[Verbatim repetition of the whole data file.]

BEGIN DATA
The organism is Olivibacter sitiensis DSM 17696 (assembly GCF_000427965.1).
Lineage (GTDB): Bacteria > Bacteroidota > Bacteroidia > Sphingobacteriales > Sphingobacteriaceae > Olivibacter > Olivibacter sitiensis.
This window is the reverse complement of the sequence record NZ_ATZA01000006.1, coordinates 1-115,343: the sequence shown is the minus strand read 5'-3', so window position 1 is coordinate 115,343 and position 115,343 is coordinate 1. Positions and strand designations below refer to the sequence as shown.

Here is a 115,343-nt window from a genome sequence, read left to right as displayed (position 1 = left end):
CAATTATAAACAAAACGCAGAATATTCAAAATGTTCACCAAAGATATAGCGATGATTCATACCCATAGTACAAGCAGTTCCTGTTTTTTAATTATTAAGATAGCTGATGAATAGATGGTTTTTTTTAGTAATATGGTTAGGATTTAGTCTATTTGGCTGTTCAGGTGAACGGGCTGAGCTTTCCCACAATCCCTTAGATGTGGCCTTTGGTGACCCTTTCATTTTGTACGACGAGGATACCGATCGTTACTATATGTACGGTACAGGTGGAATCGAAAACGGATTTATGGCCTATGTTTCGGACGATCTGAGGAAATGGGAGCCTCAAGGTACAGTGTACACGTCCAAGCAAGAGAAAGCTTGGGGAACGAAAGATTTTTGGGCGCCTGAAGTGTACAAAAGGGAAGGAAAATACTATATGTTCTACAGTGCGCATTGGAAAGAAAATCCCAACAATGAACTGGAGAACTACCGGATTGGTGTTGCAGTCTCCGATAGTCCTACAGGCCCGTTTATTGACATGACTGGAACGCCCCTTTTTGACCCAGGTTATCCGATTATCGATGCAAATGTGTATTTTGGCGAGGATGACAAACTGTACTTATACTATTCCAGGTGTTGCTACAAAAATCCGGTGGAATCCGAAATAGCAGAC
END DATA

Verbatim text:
The organism is Olivibacter sitiensis DSM 17696 (assembly GCF_000427965.1).
Lineage (GTDB): Bacteria > Bacteroidota > Bacteroidia > Sphingobacteriales > Sphingobacteriaceae > Olivibacter > Olivibacter sitiensis.
This window is the reverse complement of the sequence record NZ_ATZA01000006.1, coordinates 1-115,343: the sequence shown is the minus strand read 5'-3', so window position 1 is coordinate 115,343 and position 115,343 is coordinate 1. Positions and strand designations below refer to the sequence as shown.

Here is a 115,343-nt window from a genome sequence, read left to right as displayed (position 1 = left end):
CAATTATAAACAAAACGCAGAATATTCAAAATGTTCACCAAAGATATAGCGATGATTCATACCCATAGTACAAGCAGTTCCTGTTTTTTAATTATTAAGATAGCTGATGAATAGATGGTTTTTTTTAGTAATATGGTTAGGATTTAGTCTATTTGGCTGTTCAGGTGAACGGGCTGAGCTTTCCCACAATCCCTTAGATGTGGCCTTTGGTGACCCTTTCATTTTGTACGACGAGGATACCGATCGTTACTATATGTACGGTACAGGTGGAATCGAAAACGGATTTATGGCCTATGTTTCGGACGATCTGAGGAAATGGGAGCCTCAAGGTACAGTGTACACGTCCAAGCAAGAGAAAGCTTGGGGAACGAAAGATTTTTGGGCGCCTGAAGTGTACAAAAGGGAAGGAAAATACTATATGTTCTACAGTGCGCATTGGAAAGAAAATCCCAACAATGAACTGGAGAACTACCGGATTGGTGTTGCAGTCTCCGATAGTCCTACAGGCCCGTTTATTGACATGACTGGAACGCCCCTTTTTGACCCAGGTTATCCGATTATCGATGCAAATGTGTATTTTGGCGAGGATGACAAACTGTACTTATACTATTCCAGGTGTTGCTACAAAAATCCGGTGGAATCCGAAATAGCAGAC